Joe Paterno lost his battle with lung cancer yesterday. I don't mind the outpouring of grief on the Penn State campus. I fully understand the praise he's getting for all the good he's done throughout his lifetime. After all, when someone passes, it's human nature to remember them fondly, and focus on their positive aspects.
But there's a line between grief and blind fanaticism. There's a line between emphasizing his positives, and denying that he had any negatives. And some have crossed that line. Todd Blackledge essentially spray-painted it blue and white. Here's what he had to say:
"I know the cancer took its toll. The treatment took its toll and had a part to play in it. His age and his frailty had a part to play in it. But I think as much as anything else, Joe Paterno died of a broken heart today. And I think there were a lot of people that had a part to play in that. Whether it be the Board of Trustees and the way they handled his situation. Even the media, and the way they covered everything over the last several months. I just think that was as much a part of him dying today as anything else. And that hurts my heart."
At least he admits that the 85 year old guy died partially due to cancer.
This is one word short of accusing the Penn State trustees and ESPN of being accessories to murder. These blind supporters of his can't even admit that his death was a normal human death.
Jordan Norwood called him "one of the most influential men in our nations history [sic]."
Wasn't it Martin Luther King Day last week? And don't we celebrate Washington and Lincoln's birthdays soon? I know these guys didn't win any national titles in the 80's, but maybe Paterno's impact on national history is small, even trivial.
Mike Ditka called him a "true hero," which was echoed by a Penn State student on ESPN who said quite simply "He's a hero."
Don't we have men and women in our armed services fighting and dying for us? Don't we have firefighters and cops? Don't we have people who call the cops when they hear about old men taking showers with young boys?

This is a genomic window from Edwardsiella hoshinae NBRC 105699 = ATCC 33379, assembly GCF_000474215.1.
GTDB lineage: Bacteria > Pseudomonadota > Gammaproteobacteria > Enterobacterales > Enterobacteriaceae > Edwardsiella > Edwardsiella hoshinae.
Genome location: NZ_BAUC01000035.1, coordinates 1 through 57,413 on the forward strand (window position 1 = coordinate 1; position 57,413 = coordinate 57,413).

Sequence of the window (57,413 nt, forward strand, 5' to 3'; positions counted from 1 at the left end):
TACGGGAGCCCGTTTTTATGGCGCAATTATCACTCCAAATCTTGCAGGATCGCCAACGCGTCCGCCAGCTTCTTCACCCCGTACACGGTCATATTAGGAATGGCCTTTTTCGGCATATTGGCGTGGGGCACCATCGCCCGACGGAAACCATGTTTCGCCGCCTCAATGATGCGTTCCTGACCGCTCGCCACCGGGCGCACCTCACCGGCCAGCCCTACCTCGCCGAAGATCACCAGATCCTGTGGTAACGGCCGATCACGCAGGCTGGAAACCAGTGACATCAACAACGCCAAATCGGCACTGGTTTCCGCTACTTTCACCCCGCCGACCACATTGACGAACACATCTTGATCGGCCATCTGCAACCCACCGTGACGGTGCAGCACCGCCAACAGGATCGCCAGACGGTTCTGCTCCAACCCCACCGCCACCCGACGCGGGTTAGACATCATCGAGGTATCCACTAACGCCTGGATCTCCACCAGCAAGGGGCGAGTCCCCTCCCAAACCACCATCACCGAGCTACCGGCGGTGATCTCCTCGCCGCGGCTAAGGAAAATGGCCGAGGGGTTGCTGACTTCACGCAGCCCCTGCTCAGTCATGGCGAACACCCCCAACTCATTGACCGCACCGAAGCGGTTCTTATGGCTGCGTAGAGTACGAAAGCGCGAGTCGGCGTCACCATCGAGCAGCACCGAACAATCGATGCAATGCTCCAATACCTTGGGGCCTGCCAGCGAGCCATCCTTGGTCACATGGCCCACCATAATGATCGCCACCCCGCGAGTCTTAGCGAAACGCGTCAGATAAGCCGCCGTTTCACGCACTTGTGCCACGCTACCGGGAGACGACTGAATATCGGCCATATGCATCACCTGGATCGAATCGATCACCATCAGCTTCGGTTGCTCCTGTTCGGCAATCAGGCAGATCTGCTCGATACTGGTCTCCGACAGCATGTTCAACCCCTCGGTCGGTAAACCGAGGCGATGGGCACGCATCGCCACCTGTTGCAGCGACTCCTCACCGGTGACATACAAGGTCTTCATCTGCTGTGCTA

Paterno was not a hero. Even without the recent scandal, he was never a hero. He might have been a great leader and teacher, but not a hero. Heroes risk something. Heroes sacrifice.
He could have been a hero to some kids, but he decided that informing his AD was sufficient heroism for one day.
"It's kind of tragic that they [Penn State] weren't able to do something nice for him before he passed. It's kind of a shame..." That's what a fan on SportsCenter said.
It's kind of tragic that Paterno wasn't able to do something nice for some kids before their lives were ruined. It's a shame that even in death, he is still worshiped as a demigod, and not a man. His contributions deserve praise, and the people he's affected should mourn him. One mistake cannot define a man. It's okay to grieve him and emphasize the positive. But to address and summarily dismiss the negative is asinine, ignorant, and annoying.
I wouldn't mind if guys like Blackledge ignored the scandal in their time of grief. But to attribute his death to the Board of Trustees and the media is simply moronic.